Presentation of the Michener Award for Meritorious Public Service in Journalism
Rideau Hall, Tuesday, June 18, 2013
It is a great honour to welcome you to Rideau Hall for this celebration of the very best in Canadian journalism.
As a former law professor and dean, and now as governor general, I often speak of my love for the rule of law—by which I mean our legal system centred upon the constant, relentless pursuit of justice.
Law without the pursuit of justice is just so many words. This fact is acutely understood by our finest journalists.
And of course, it is the pursuit of justice that compels our best journalists to do their important work.
Each of you understands why the following fundamental freedom is written very near to the beginning of the Canadian Charter of Rights and Freedoms:
“Freedom of thought, belief, opinion and expression, including freedom of the press and other media of communication.”
Likewise, you understand why Article 19 of the Universal Declaration of Human Rights guarantees the freedom to “receive and impart information.”
These are the rules that make us free. These rights are enshrined in the pre-eminent statements of our civilization because, as you know, what we don’t know can hurt us.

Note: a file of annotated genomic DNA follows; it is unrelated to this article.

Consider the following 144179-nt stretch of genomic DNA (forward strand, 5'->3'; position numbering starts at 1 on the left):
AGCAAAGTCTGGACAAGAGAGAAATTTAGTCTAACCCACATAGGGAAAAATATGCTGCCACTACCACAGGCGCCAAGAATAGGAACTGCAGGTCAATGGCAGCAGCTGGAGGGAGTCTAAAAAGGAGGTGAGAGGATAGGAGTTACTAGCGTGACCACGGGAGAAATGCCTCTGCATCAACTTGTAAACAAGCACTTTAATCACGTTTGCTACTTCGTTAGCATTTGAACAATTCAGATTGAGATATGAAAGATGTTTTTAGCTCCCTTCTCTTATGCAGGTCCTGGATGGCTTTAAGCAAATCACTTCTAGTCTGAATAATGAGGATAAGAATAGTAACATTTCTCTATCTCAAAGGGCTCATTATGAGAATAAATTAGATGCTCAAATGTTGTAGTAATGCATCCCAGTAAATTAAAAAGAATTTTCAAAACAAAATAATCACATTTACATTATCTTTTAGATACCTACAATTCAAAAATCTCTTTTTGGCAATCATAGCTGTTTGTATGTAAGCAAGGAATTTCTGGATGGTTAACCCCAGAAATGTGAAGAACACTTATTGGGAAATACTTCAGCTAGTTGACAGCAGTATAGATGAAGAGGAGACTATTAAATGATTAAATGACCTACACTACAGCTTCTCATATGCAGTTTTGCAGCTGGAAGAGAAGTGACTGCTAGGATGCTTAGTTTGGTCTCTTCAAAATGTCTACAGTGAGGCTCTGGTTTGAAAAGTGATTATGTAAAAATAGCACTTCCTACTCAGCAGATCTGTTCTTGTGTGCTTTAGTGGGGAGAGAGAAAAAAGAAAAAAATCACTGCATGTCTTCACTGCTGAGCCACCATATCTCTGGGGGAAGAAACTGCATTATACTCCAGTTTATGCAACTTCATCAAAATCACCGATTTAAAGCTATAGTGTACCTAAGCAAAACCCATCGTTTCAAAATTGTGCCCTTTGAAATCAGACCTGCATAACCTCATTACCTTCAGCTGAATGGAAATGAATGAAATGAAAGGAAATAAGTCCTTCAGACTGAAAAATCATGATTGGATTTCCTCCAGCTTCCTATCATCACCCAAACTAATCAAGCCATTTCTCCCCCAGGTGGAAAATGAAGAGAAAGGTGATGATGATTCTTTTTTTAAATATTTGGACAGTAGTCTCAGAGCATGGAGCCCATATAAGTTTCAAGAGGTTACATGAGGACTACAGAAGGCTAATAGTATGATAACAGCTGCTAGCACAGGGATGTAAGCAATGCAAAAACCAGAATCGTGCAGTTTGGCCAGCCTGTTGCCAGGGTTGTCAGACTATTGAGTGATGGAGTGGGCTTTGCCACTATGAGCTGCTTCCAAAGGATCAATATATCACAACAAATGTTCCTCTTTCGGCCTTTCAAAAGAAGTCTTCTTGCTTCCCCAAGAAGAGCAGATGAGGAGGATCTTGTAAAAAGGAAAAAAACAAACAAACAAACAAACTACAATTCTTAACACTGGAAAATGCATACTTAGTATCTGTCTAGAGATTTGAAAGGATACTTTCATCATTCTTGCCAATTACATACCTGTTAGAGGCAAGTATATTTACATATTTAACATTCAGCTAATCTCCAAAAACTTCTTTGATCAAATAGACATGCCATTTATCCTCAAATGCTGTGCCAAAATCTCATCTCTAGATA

This understanding forms the basis of the remarkable work done by each of the nominees for this year’s Michener Award.
Each of you knows the power of knowledge to bring about change, and, importantly, you trust in the intelligence and ability of your readers, listeners and viewers to take your findings and act accordingly in the public interest.
The Michener Award goes to a news organization that has made a significant contribution to the public good in either print or broadcast media. The nominees for this year’s award have pursued justice in a variety of ways.
In matters related to health and social policy, good government, corporate social responsibility, free and fair elections and worker safety, you have provoked public discussion and inspired positive change.
That this award goes to a news organization rather than an individual reflects the fact that the best journalism is rarely the product of an individual. Rather, a great deal of teamwork and collaboration is involved in producing news of this depth and impact.
I am also delighted to present the Michener-Deacon Fellowships today. These fellowships support innovative projects in investigative journalism and journalism education, and I would like to commend their recipients and wish them the very best.
To the finalists and winner of this year’s Michener Award, I offer my congratulations.
On behalf of all Canadians, thank you for your great work. Canada is a better place as a result.